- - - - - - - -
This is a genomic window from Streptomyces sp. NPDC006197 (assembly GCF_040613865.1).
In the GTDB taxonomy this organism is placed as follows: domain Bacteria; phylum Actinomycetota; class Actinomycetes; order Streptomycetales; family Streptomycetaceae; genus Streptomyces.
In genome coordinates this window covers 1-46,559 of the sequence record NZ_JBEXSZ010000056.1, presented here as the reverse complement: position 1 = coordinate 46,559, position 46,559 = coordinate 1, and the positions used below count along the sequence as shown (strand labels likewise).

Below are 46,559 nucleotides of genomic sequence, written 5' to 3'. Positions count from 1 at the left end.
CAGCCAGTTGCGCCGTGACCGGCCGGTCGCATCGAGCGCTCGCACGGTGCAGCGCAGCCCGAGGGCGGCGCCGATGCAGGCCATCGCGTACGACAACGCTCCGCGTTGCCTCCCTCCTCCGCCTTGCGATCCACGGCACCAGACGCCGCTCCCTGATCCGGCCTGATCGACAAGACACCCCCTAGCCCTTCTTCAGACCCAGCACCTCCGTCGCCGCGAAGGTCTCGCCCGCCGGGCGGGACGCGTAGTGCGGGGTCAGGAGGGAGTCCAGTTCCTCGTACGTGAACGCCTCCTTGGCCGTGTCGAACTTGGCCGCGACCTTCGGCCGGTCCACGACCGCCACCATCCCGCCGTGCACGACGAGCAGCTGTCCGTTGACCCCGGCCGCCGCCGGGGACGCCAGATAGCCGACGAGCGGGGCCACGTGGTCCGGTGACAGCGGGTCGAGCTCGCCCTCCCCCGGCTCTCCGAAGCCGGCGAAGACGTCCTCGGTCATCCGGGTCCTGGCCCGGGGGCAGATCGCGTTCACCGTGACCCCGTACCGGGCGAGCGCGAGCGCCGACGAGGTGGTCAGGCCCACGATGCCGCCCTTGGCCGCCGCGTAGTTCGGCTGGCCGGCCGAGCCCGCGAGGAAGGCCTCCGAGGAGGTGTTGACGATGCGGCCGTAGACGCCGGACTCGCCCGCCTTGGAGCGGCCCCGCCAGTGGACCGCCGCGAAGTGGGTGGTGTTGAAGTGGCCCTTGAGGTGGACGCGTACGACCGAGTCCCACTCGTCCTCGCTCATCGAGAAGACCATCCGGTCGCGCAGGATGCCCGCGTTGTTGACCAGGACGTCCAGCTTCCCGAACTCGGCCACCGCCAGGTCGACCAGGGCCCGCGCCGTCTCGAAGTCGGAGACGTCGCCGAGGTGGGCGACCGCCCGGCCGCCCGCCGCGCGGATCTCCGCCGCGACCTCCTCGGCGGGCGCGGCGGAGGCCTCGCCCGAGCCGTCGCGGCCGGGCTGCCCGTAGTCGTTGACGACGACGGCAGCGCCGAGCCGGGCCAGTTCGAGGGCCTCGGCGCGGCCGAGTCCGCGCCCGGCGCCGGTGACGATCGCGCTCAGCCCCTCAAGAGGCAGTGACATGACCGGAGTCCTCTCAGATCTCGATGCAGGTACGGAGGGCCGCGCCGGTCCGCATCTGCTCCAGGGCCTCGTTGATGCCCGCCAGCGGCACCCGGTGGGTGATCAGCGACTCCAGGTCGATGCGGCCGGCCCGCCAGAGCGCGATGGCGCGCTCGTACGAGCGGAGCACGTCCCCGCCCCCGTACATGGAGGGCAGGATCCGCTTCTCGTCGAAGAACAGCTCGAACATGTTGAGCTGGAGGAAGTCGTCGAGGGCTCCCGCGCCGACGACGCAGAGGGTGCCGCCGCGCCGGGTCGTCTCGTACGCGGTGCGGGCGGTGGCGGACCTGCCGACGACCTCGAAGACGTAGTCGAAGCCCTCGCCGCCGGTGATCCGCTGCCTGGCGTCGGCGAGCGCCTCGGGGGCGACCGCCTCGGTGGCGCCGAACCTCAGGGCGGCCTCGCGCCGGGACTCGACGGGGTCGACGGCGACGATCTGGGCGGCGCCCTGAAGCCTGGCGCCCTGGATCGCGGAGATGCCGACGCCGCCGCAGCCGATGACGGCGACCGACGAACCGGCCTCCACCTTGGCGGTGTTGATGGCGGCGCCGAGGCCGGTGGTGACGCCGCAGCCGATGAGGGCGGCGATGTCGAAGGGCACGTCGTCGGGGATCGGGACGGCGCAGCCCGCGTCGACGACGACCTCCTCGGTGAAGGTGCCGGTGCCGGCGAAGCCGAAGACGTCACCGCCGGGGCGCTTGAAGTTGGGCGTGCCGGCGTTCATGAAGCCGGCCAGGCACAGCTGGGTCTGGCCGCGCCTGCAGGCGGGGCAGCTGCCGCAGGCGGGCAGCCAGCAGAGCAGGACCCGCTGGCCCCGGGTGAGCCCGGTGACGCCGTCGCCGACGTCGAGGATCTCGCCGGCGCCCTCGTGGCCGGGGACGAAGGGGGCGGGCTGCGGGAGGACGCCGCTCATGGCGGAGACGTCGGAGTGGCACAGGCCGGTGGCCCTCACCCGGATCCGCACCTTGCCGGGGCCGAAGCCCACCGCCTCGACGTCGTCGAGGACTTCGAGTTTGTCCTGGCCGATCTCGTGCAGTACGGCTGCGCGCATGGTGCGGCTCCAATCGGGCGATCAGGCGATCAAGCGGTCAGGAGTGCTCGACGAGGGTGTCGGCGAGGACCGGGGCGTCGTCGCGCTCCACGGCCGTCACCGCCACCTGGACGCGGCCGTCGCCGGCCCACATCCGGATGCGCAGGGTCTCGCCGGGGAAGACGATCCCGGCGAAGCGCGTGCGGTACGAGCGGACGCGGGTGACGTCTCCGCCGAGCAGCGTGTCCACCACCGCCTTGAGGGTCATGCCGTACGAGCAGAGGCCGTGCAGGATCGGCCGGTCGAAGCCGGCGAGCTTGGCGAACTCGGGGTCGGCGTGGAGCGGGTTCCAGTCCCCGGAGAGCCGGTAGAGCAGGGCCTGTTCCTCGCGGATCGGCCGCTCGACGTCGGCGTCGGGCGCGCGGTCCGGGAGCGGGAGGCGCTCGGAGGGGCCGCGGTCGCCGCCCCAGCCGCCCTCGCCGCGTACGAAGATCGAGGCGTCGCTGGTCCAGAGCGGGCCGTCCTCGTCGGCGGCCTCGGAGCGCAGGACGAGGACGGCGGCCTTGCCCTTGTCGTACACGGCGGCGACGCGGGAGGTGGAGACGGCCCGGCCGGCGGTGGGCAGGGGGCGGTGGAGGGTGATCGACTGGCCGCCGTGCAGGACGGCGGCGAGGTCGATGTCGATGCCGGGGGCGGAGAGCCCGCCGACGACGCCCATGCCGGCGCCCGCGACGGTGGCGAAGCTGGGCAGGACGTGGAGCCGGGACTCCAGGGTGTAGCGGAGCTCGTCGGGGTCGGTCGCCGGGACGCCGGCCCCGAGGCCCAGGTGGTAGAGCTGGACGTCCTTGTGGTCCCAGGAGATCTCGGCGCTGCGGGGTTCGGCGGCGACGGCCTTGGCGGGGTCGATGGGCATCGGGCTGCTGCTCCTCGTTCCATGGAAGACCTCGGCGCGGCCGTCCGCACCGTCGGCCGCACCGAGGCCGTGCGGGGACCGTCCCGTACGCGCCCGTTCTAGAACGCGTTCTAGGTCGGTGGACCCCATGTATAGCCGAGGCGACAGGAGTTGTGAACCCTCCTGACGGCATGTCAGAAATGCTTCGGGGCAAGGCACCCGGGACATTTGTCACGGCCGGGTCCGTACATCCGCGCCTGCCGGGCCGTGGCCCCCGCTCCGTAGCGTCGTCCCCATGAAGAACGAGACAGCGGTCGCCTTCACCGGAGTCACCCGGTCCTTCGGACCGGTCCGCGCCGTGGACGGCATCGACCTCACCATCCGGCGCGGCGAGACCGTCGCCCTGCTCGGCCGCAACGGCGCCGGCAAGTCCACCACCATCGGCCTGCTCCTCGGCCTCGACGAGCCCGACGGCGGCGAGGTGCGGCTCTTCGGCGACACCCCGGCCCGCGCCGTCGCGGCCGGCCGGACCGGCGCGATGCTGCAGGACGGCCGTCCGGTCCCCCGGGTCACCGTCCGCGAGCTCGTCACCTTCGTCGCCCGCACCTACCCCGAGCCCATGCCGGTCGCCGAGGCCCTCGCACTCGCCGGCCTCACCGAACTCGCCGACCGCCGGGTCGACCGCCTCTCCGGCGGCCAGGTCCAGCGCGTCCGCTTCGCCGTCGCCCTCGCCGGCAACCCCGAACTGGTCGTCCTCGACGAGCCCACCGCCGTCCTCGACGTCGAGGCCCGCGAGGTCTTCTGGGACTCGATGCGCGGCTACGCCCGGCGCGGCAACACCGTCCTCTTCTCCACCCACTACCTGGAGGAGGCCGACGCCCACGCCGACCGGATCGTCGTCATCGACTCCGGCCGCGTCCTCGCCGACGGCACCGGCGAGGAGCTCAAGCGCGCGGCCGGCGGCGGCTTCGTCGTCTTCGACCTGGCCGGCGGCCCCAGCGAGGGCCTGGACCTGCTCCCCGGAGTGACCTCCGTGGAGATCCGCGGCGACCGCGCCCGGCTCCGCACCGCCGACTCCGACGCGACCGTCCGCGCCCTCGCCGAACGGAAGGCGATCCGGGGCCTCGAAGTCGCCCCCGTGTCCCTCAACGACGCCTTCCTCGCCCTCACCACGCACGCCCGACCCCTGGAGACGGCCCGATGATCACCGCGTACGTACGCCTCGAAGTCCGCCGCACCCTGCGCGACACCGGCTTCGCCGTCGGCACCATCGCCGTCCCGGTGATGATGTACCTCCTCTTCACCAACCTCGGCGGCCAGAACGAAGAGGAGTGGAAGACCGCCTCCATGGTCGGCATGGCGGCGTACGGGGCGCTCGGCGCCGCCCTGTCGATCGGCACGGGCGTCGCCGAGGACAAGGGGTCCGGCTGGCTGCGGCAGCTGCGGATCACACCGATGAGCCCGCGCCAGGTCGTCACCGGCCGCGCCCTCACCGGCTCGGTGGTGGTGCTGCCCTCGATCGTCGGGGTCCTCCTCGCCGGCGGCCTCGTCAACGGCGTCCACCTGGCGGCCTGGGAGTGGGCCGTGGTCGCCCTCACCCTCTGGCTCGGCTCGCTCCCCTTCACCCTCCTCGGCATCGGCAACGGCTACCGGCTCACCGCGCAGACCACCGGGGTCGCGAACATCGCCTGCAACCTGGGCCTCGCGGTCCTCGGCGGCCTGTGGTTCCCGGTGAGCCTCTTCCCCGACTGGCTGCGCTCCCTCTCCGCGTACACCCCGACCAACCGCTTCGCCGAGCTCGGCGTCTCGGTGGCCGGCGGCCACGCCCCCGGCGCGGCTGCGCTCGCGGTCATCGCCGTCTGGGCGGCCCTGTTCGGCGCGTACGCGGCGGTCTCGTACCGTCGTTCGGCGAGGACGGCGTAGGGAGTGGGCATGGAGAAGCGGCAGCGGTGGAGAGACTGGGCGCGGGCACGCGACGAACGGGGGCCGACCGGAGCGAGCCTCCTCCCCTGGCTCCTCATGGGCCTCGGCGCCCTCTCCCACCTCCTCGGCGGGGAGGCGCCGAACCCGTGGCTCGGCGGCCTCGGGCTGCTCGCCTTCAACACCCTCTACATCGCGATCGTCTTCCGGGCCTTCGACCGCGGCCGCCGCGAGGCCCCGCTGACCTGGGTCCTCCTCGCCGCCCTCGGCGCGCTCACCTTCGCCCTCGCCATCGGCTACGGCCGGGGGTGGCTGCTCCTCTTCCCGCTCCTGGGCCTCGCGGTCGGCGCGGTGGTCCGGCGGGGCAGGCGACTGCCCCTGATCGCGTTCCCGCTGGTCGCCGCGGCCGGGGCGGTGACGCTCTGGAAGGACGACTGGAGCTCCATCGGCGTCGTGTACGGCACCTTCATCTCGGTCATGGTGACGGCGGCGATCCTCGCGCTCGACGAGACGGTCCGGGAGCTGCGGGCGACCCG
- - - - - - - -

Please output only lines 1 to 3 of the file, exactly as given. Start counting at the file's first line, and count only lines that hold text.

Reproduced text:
This is a genomic window from Streptomyces sp. NPDC006197 (assembly GCF_040613865.1).
In the GTDB taxonomy this organism is placed as follows: domain Bacteria; phylum Actinomycetota; class Actinomycetes; order Streptomycetales; family Streptomycetaceae; genus Streptomyces.
In genome coordinates this window covers 1-46,559 of the sequence record NZ_JBEXSZ010000056.1, presented here as the reverse complement: position 1 = coordinate 46,559, position 46,559 = coordinate 1, and the positions used below count along the sequence as shown (strand labels likewise).